Jump to ContentJump to Main Navigation
Criminal Law Conversations$
Users without a subscription are not able to see the full content.

Paul H. Robinson, Stephen Garvey, and Kimberly Kessler Ferzan

Print publication date: 2011

Print ISBN-13: 9780199861279

Published to Oxford Scholarship Online: April 2015

DOI: 10.1093/acprof:osobl/9780199861279.001.0001

Show Summary Details
Page of

PRINTED FROM OXFORD SCHOLARSHIP ONLINE (www.oxfordscholarship.com). (c) Copyright Oxford University Press, 2020. All Rights Reserved. An individual user may print out a PDF of a single chapter of a monograph in OSO for personal use. date: 01 June 2020

Against Control Tests for Criminal Responsibility

Against Control Tests for Criminal Responsibility

Chapter:
(p.449) 21. Against Control Tests for Criminal Responsibility
Source:
Criminal Law Conversations
Author(s):

Stephen J. Morse

Publisher:
Oxford University Press
DOI:10.1093/acprof:osobl/9780199861279.003.0021

This chapter presents an authoritative case against control tests for criminal responsibility. It argues that at present there is no need for the law to adopt an independent control test for excuse or mitigation. It considers four false starts or distractions that bedevil clear thinking about the necessity for a control test: the belief that allegedly uncontrollable behavior is not action; the belief that behavior must be out of control if it is the sign or symptom of a disease; the belief that the metaphysical argument about free will and responsibility has any relevance to the criminal-law problem of whether a control test is necessary; and the belief that causation at any level of causal explanation, including abnormal causation, is per se an excusing condition or the equivalent of compulsion. It also examines how impairment of rationality accounts for control difficulties. The chapter includes comments by some of the nation's top legal scholars from the field of criminal law, tackling topics such as cognition and the folk psychology of self-control.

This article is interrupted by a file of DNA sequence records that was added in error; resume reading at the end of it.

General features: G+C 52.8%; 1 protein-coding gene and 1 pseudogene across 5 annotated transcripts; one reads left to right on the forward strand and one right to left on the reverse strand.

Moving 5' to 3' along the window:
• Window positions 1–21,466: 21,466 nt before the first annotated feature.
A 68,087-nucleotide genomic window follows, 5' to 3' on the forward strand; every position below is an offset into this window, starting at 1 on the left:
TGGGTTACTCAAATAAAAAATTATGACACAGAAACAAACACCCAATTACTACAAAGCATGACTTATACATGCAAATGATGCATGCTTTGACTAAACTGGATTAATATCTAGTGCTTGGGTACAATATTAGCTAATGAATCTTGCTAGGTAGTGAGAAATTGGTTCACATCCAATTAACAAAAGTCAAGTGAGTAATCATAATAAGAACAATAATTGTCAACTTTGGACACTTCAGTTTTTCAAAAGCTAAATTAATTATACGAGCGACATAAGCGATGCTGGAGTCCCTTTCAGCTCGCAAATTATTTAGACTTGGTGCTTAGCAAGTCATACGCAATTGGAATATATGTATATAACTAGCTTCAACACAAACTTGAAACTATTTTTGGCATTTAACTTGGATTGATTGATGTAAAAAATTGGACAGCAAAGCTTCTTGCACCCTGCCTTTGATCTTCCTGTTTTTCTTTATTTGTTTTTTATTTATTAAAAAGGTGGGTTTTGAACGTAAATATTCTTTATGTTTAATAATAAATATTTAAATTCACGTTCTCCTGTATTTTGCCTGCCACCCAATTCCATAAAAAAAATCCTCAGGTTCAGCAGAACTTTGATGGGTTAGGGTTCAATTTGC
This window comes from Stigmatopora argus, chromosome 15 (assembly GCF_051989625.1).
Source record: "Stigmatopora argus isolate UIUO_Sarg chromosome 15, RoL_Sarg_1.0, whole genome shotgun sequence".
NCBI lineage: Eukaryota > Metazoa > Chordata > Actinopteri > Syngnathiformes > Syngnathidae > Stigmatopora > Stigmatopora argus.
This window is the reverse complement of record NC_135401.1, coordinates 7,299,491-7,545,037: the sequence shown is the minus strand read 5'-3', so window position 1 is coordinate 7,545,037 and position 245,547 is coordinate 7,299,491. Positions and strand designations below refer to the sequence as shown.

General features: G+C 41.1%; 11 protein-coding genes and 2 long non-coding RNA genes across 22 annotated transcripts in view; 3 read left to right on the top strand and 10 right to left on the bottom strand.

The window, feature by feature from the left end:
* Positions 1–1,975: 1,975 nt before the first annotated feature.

Keywords:   control test, criminal responsibility, free will, causation, rationality, cognition, folk psychology, self-control

Oxford Scholarship Online requires a subscription or purchase to access the full text of books within the service. Public users can however freely search the site and view the abstracts and keywords for each book and chapter.

Please, subscribe or login to access full text content.

If you think you should have access to this title, please contact your librarian.

To troubleshoot, please check our FAQs , and if you can't find the answer there, please contact us .